• The only way to save a spot for viewing a parade is to be in the spot
  • The fact that you wish you had a better spot gives you no right to push your kids–or yourself–ahead of others who have sacrificed their own time to get the spot you wish you had… [Read more →]

August 28, 2012   24 Comments

Park Hoppers and Hopping at Walt Disney World

(This page is one of a series explicating Walt Disney World lingo, abbreviations, and FAQ for first time family visitors to Walt Disney World.)


The itineraries on this site are designed for first time visitors who may never return, and as much as possible don’t include the “park hopper” ticket option.

The park hopper option lets you go to more than one of the four main theme parks in a day.

There’s nothing wrong with park hoppers.  Rather, it’s that on a long enough visit, most of the time you can make everything work without one, and avoid the extra cost of more than $200 for a typical family.   While this site is not shy about spending your money, I do try to eliminate avoidable expenses.

But there are some perfectly good reasons why a park hopper may make sense for your family. Almost all of these reasons come down to simply adding flexibility to your choices.

But be warned: once you’ve been on a visit with a hopper, it’s hard to be at Walt Disney World without one!


Some of the best-loved dining venues at Disney World are in the parks themselves.

Without a hopper, you can indulge in one of these only if that’s the only park you go to that day.

Adding a hopper lets you separate where you dine from where else you might go that day, and can be a big help if the restaurant you are targeting is sold out the day you plan to be in a park.


Much of the year, the key evening events–the Main Street Electrical Parade and Wishes at the Magic Kingdom, Illuminations at Epcot, and Fantasmic at Disney’s Hollywood Studios–are on pretty much every night, and thus don’t influence hopping.

But certain times of the year because of either special evening parties or lower demand they aren’t on every night.  This makes it harder to fit them into an itinerary–and also typically means that the parks are more crowded on days they are showing.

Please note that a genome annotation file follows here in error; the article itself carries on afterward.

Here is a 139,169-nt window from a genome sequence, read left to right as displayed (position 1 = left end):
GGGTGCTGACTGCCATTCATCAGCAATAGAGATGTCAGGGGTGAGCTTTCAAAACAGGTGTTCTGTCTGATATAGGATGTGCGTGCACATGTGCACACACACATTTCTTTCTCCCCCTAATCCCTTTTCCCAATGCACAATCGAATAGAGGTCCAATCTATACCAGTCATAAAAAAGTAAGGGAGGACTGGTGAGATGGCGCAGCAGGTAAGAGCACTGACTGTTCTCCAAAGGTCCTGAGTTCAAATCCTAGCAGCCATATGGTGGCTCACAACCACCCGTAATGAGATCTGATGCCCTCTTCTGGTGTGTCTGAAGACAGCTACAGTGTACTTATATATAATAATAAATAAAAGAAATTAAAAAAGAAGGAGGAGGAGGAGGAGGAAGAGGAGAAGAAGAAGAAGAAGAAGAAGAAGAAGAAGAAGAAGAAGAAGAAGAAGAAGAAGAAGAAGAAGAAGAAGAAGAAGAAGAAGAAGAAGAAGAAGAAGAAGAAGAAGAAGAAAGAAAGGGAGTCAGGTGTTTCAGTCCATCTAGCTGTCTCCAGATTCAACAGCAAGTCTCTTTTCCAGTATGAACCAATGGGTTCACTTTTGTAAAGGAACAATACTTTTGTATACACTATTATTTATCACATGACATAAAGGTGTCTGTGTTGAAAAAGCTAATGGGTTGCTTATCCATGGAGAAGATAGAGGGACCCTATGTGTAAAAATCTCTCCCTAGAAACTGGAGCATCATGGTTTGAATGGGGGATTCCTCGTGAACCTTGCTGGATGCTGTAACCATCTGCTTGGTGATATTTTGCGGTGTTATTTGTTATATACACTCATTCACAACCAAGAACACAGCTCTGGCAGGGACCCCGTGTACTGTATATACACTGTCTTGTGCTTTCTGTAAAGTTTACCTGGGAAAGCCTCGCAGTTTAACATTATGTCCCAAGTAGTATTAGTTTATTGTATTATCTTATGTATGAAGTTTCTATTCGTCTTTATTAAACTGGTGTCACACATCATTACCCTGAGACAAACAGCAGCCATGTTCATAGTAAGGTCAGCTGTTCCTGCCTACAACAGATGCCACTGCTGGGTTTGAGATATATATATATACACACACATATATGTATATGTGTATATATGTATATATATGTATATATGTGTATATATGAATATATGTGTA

A hopper can make them easier to see, because you can see them any evening they are on without worrying about where else you are that day.


With some exceptions this site avoids Extra Magic Hours. Morning Extra Magic Hours (“EMH”) themselves are great, but by around lunch the park with morning EMH will be more crowded than it is on non-EMH days.

Evening EMH times often begin not much less crowded, and although crowds diminish the later they go, they can keep you up so late as to make you miserable the next day.

(I do like morning EMH at the Animal Kingdom on days it closes at 5p, and evening EMH at Epcot and Hollywood Studios the nights you are seeing Illuminations and Fantastic.

In the Animal Kingdom case, it can be hard to see the park between only 9 and 5, and for the Epcot and the Studios, it’s nice to not have to leave the park at the end of the show along with 10,000 other people.)

If you plan to take the afternoon off anyway, hoppers really help take advantage of EMH.  You can visit a park during morning EMH, leave for a nap and a swim at the hotel when it gets too crowded, and head to a different, less crowded park later that day.

Similarly with a hopper you can see evening shows on nights a park has evening EMH without committing to that park the rest of your day.


If your visit is short or your kids are young, some parks may be worth only half a day, but you may be unwilling to take the rest of the day off. Hoppers make this possible.

Young kids, for example, don’t get much out of Epcot, but are the perfect age for Turtle Talk with Crush, the Seas with Nemo and Friends, and, if they are tall enough, Soarin.  Illuminations is also a hit with the part of the younger set that’s not overly fearful of fireworks.

A hopper lets you begin your day at Epcot and see everything little kids love there in a couple of hours, return that night (or another night!) for Illuminations, but spend the middle of the day at another park.


A park hopper won’t help much with building a film like Blue Velvet, but a dennis hopper will.

July 16, 2012   22 Comments

Review: The Move It! Shake It! Celebrate It! Street Party at the Magic Kingdom

(This review is also an entry in the series on Disney World Controversies.)


Move It Shake It Celebrate It–I’m dropping the exclamation points–is a combined minor parade and brief dance party that happens several times each day at the Magic Kingdom.

I find it somewhat awkwardly named–must I also celebrate that which I am otherwise delighted to move and shake?–but otherwise a hoot, and the equal to better known and more widely anticipated and attended formal afternoon parades, like the Pixar Pals Countdown to Fun Parade at Disney’s Hollywood Studios.

But you won’t find it in this site’s itineraries, nor in its Comprehensive Guide to Rides and AttractionsWhy? And why might that be changing? [Read more →]

April 4, 2012   4 Comments